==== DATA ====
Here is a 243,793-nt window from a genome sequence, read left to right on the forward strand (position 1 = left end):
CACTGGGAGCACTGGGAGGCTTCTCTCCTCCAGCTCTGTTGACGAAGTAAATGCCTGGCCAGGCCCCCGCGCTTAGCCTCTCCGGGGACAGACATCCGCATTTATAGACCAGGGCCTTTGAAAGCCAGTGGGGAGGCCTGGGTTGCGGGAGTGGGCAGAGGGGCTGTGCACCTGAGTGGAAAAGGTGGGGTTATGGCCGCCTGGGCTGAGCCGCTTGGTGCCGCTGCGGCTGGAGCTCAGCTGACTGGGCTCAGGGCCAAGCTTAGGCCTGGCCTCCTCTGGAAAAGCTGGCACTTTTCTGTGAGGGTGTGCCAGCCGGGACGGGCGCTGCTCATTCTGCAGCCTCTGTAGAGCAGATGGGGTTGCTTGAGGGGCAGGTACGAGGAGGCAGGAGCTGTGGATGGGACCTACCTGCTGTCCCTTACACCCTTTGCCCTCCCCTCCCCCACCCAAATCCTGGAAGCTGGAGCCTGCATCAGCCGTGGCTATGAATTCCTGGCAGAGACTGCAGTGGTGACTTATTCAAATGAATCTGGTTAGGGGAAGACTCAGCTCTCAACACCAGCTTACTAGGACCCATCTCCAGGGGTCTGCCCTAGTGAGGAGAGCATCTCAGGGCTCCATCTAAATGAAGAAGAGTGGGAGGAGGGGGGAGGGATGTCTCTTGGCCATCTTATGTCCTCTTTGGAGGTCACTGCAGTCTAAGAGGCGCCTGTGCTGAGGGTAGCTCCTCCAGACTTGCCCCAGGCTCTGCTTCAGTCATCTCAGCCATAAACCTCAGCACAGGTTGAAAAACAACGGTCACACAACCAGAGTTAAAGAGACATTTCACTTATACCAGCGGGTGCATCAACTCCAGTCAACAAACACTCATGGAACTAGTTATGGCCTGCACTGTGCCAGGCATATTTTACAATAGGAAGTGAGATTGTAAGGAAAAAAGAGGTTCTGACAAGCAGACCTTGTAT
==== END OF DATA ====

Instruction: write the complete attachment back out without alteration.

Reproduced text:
Here is a 243,793-nt window from a genome sequence, read left to right on the forward strand (position 1 = left end):
CACTGGGAGCACTGGGAGGCTTCTCTCCTCCAGCTCTGTTGACGAAGTAAATGCCTGGCCAGGCCCCCGCGCTTAGCCTCTCCGGGGACAGACATCCGCATTTATAGACCAGGGCCTTTGAAAGCCAGTGGGGAGGCCTGGGTTGCGGGAGTGGGCAGAGGGGCTGTGCACCTGAGTGGAAAAGGTGGGGTTATGGCCGCCTGGGCTGAGCCGCTTGGTGCCGCTGCGGCTGGAGCTCAGCTGACTGGGCTCAGGGCCAAGCTTAGGCCTGGCCTCCTCTGGAAAAGCTGGCACTTTTCTGTGAGGGTGTGCCAGCCGGGACGGGCGCTGCTCATTCTGCAGCCTCTGTAGAGCAGATGGGGTTGCTTGAGGGGCAGGTACGAGGAGGCAGGAGCTGTGGATGGGACCTACCTGCTGTCCCTTACACCCTTTGCCCTCCCCTCCCCCACCCAAATCCTGGAAGCTGGAGCCTGCATCAGCCGTGGCTATGAATTCCTGGCAGAGACTGCAGTGGTGACTTATTCAAATGAATCTGGTTAGGGGAAGACTCAGCTCTCAACACCAGCTTACTAGGACCCATCTCCAGGGGTCTGCCCTAGTGAGGAGAGCATCTCAGGGCTCCATCTAAATGAAGAAGAGTGGGAGGAGGGGGGAGGGATGTCTCTTGGCCATCTTATGTCCTCTTTGGAGGTCACTGCAGTCTAAGAGGCGCCTGTGCTGAGGGTAGCTCCTCCAGACTTGCCCCAGGCTCTGCTTCAGTCATCTCAGCCATAAACCTCAGCACAGGTTGAAAAACAACGGTCACACAACCAGAGTTAAAGAGACATTTCACTTATACCAGCGGGTGCATCAACTCCAGTCAACAAACACTCATGGAACTAGTTATGGCCTGCACTGTGCCAGGCATATTTTACAATAGGAAGTGAGATTGTAAGGAAAAAAGAGGTTCTGACAAGCAGACCTTGTAT